In October 2000 the 600 head Angus herd that contained 37 years of continuous AI breeding was dispersed. The remaining cowherd that was left was SimAngus, Simbrah, and Angus females born from recipients after the sale. The cowherd was managed commercially and was drastically reduced during the droughts of the 2000s until Philip (b. 1976) and Ellen (b. 1984) returned to the ranch to take over the management and leave their mark. In 2007, AI was re-introduced into the breeding program on replacement heifers and Simbrah cows. The AI of the cowherd continued to expand each year with 2010 being the first year a Time AI protocol was used on all the cows. Embryo Transfer was resumed in 2011. Philip and Ellen decided to propagate the SimAngus herd because of the growing popularity of the cross and the innovative performance programs established by the American Simmental Association. The Simbrah and SimAngus HT cattle are heat tolerant SimGenetic options for customers who retain replacement females within their herd.

SimAngus, Simbrah, and SimAngus HT bulls produced from the intensive AI and embryo transfer program are marketed via private treaty to producers in Texas and in the Gulf Coast region of the United States. Bull development and complete performance testing takes place on the ranch. Future plans are to host an annual production sale when the cowherd is large enough to sustain one.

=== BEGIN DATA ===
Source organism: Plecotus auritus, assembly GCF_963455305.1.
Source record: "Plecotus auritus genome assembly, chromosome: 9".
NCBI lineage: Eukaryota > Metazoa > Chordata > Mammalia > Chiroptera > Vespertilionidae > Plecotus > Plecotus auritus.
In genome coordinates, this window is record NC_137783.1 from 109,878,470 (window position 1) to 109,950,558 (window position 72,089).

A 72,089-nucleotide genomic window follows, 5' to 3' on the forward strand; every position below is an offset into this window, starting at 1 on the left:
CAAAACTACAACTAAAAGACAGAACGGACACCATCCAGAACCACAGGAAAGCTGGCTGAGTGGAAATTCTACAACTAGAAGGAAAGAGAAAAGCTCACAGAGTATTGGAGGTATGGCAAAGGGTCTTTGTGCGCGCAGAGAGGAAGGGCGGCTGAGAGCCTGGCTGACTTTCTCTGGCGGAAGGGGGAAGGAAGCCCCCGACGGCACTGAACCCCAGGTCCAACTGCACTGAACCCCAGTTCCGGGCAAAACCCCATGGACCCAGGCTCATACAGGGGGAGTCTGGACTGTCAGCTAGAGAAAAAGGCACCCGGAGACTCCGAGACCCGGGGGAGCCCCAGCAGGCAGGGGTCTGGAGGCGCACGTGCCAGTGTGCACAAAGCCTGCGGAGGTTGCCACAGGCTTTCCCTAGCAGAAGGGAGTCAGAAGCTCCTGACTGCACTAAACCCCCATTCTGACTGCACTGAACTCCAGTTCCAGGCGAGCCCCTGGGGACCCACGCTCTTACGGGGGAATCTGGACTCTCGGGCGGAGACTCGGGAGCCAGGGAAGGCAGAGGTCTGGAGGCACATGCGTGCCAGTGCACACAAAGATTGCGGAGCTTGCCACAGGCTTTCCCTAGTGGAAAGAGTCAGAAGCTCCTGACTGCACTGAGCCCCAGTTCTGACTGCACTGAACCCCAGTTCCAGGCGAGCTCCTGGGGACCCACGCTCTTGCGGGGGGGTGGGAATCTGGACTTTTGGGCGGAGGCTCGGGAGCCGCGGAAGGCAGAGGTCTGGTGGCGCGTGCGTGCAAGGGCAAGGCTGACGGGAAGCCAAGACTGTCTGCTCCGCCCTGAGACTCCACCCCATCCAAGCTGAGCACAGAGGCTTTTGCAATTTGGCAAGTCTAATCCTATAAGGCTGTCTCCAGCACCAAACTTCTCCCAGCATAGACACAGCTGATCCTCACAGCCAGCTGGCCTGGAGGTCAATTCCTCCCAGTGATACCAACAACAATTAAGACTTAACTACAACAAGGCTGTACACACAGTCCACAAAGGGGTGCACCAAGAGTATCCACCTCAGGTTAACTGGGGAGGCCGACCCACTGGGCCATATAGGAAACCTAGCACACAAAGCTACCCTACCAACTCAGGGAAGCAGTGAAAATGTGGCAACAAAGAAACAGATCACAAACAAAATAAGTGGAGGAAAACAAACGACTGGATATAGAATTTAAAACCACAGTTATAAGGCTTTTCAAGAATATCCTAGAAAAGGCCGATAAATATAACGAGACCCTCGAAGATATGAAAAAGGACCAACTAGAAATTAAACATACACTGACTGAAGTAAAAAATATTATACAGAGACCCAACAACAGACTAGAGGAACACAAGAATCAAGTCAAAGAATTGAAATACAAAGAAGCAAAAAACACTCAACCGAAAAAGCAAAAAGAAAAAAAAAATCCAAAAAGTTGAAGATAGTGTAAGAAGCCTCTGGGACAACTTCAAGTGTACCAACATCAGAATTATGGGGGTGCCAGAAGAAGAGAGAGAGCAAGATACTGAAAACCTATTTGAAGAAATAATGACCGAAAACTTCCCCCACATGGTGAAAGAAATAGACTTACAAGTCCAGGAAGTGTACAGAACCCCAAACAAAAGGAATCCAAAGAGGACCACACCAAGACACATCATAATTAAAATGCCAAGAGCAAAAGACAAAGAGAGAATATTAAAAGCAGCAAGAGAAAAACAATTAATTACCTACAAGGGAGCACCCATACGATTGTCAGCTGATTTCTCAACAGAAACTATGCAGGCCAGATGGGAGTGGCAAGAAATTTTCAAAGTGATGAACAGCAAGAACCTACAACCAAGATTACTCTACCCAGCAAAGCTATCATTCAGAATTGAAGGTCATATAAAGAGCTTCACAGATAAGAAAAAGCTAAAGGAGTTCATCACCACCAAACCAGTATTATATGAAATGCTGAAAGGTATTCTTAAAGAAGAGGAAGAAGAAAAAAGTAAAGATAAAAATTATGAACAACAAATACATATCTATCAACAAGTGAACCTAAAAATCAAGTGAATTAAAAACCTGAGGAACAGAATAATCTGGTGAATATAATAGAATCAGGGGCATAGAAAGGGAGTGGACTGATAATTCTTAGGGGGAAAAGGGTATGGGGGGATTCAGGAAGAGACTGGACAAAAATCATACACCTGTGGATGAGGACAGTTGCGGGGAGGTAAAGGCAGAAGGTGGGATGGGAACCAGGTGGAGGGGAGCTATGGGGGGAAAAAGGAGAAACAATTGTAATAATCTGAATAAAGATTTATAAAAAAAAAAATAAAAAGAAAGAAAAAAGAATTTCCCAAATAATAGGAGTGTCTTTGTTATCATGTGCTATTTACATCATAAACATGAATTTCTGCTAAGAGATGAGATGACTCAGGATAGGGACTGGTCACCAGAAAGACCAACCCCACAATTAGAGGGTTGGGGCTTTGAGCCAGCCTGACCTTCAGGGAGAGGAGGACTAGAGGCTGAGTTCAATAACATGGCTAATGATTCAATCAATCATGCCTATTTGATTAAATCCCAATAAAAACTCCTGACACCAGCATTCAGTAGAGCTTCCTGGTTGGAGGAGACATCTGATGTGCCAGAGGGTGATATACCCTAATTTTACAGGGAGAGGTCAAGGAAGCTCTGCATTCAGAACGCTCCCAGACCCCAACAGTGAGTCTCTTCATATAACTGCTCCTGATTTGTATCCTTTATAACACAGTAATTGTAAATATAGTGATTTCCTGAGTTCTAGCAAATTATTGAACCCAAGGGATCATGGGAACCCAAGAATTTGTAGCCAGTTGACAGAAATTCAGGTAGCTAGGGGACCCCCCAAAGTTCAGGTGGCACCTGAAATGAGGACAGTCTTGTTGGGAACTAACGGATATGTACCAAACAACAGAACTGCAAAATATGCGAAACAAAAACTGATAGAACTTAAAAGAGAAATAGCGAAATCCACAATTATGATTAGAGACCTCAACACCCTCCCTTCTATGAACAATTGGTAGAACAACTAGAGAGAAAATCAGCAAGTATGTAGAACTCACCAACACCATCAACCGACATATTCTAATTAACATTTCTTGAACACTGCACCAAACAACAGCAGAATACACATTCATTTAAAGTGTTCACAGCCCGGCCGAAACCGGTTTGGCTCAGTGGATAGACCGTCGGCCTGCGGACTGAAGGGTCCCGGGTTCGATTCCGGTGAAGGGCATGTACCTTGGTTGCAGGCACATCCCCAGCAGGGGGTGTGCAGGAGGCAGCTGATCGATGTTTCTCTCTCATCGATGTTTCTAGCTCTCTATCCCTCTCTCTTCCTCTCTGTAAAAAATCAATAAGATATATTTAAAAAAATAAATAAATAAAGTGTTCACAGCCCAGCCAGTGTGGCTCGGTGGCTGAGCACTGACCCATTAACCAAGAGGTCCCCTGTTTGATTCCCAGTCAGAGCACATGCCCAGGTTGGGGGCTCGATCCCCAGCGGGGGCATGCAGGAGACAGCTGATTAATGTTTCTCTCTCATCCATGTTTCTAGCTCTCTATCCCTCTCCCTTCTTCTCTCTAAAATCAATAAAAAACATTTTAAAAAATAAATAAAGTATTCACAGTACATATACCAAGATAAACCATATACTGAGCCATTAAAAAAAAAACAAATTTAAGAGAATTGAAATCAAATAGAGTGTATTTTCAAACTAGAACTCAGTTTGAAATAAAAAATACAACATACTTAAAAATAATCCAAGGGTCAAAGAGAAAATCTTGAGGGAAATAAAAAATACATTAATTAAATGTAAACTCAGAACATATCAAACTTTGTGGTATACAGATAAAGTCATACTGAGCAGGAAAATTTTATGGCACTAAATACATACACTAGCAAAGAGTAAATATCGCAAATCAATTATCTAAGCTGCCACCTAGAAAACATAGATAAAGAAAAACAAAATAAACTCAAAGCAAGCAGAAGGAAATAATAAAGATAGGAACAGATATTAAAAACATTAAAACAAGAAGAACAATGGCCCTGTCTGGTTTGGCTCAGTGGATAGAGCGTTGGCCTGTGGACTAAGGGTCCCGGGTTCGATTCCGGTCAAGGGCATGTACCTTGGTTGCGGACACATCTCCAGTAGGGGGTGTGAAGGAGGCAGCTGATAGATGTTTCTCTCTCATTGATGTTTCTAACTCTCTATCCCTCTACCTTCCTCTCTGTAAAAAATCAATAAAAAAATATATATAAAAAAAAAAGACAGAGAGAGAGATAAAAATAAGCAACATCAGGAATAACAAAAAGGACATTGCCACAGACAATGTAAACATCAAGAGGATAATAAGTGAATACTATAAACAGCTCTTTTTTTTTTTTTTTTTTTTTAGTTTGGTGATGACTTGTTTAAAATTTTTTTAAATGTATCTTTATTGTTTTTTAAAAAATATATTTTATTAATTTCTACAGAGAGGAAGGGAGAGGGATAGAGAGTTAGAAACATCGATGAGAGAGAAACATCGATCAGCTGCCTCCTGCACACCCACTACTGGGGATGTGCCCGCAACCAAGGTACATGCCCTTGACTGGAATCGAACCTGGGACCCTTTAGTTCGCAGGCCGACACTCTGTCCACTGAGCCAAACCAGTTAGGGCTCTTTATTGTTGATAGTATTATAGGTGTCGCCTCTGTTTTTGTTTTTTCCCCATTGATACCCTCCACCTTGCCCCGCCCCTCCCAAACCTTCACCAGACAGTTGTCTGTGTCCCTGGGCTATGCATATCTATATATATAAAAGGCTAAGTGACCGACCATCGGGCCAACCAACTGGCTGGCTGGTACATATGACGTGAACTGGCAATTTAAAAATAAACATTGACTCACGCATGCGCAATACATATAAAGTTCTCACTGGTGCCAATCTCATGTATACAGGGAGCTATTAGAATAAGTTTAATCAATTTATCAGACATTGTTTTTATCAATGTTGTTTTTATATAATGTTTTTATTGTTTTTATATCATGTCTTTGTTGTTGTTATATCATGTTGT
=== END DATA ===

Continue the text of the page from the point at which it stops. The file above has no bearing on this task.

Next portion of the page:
The Tom family remains committed to the cattle industry and while the history is rich, they look to the future and their impact on the 21st century of cattle genetics.

 

Ranch Bios…

Ellen Tom represents the sixth generation of Tom Brothers Ranch. Her interest in the ranch began as a young tot when she loved going to check the “cinnamon top” (Simmental) cows with her dad, John Lytle Tom III. In her early teens she began helping out with work on the ranch along with raising Simbrah and Angus heifers for show. Ellen attended college at Texas A&M University and graduated in 2006 Magna Cum Laude with a Bachelor of Science in Animal Science and in 2008 with a Master of Agriculture in Leadership and Development. While an under-graduate she was a member of the 2004 National Champion Intercollegiate Meat Judging team and a member of the 2006 Intercollegiate Meat Animal Evaluation team. After receiving her Master’s degree she returned to work on the family ranch. She is an adult adviser to the Texas Junior Simmental Simbrah Association and coordinates the state junior show every June.Ellen was instrumental in creating the San Antonio Stock Show & Rodeo’s Beef Skill-a-thon which had its inaugural contest in 2011. In 2010 Ellen was selected by the American Simmental Association as a young breeder representative to attend the World Simmental Congress in Australia and New Zealand and was selected again in 2013 to be the representative on NCBA’s Young Cattleman’s Conference tour.

 

Philip Tom is the fifth generation of Toms to work on the ranch. Philip’s interest in cattle began at a young age while working with his father, John Lytle Tom, Jr. He began his work on the ranch as a young teen along with showing Simmental, Simbrah, and Angus heifers. He attended Texas A&M University and graduated in 1999 with a Bachelor of Science in Agricultural Economics. While an under-graduate, he served as president of the American Junior Simmental Association. Philip serves as a director on the boards of the El Oso Water Supply Corporation and the Atascosa County Cattlemen’s Association.